Super Tuesday: How the Democratic candidates could move markets
Super Tuesday is set to be extra ‘super’ this year. Not just because a third of democratic delegates are up for grabs on the day, but because the race is a crowded field and Michael Bloomberg’s campaign could yield a surprise result.
Fourteen states and one territory will vote for the Democratic nominee on 3 March. The two most populous states California and Texas are among those voting on Super Tuesday. Sanders is expected to win California and Biden Texas.
But an unexpected result in Iowa propelled South Bend Mayor Pete Buttigieg into the spotlight and made us all rethink Joe Biden’s assumed lead. It must be concerning for the Biden campaign that a two-term former vice president trailed so far behind Buttigieg, a mid-west mayor of 100,000 people.
So which states are voting on Super Tuesday? What are polls and betting markets suggesting? And will we have a clearer idea of the Democratic nominee by the end of the day?
We have four possible scenarios in mind
1. Betting markets have it right: Bernie Sanders emerges victorious and markets begin to price in the risk of an administration ready to regulate Wall Street.
2. Biden emerges victorious on the day due to his popularity among southern democrats. A Biden win is the status quo across most polls. Stocks rally on the market-friendly news as a Trump-Biden election is anticipated.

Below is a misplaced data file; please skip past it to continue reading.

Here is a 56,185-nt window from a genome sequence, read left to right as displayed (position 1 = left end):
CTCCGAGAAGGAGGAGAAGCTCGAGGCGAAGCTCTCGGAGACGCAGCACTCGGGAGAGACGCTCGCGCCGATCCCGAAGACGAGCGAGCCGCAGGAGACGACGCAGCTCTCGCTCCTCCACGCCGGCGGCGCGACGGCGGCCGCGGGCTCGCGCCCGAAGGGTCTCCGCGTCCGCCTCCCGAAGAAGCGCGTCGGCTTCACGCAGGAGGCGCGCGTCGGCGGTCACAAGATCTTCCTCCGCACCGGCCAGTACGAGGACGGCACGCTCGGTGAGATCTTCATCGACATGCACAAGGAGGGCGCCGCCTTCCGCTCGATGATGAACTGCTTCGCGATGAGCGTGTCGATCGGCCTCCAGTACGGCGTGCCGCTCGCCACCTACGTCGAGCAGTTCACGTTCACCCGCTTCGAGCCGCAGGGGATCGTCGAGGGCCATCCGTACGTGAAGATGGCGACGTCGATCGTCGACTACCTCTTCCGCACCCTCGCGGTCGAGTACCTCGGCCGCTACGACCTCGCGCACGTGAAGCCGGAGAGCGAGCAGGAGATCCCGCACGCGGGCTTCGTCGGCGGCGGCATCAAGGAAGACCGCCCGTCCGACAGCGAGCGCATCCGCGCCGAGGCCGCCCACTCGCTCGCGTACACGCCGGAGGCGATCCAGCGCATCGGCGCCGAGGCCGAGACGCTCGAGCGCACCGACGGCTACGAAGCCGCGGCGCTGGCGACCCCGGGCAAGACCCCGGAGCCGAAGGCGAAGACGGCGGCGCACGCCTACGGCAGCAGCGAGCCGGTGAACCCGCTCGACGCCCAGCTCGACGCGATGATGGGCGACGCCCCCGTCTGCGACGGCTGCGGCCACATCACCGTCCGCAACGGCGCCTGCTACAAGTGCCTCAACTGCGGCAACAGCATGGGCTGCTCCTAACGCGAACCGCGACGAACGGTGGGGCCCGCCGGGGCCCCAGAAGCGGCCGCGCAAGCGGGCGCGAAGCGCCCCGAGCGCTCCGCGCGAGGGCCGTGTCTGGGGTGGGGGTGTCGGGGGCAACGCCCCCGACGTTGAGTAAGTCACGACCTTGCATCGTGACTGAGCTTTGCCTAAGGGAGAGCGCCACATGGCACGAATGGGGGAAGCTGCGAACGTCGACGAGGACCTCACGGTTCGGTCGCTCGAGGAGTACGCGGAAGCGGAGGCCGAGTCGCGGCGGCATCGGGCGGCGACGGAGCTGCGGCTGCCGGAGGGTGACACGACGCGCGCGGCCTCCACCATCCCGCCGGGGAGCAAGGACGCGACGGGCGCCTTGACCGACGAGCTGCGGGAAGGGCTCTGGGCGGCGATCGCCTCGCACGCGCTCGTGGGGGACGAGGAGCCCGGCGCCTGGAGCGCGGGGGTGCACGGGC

3. Buttigieg gains traction after a stellar result in Iowa. Winning a number of delegates will split results further and in this situation we’ll be unable to call a winner just yet.
4. Bloomberg surprises and wins a few states. Currently polling shows this unlikely but don’t underestimate his ad spend and tactical focus on 2016 Trump counties. In this case also, the field will likely be too divided to call a winner.
Bernie Sanders remains the favourite to win in betting markets. Biden’s popularity has slid considerably, while Buttigieg has seen a slight tick up.
Source: Bloomberg, PredictIt Markets
All aboard the Bernie-bandwagon
Bernie Sanders was one of two clear favourites in Iowa, according to early results. He’s expected to win New Hampshire, where he defeated Hillary Clinton in the 2016 primary with 60.4% of the vote. He’s also a serious contender for Nevada. If he sweeps these states, by Super Tuesday it’ll be all aboard the Bernie-bandwagon - a risk markets have not yet priced in.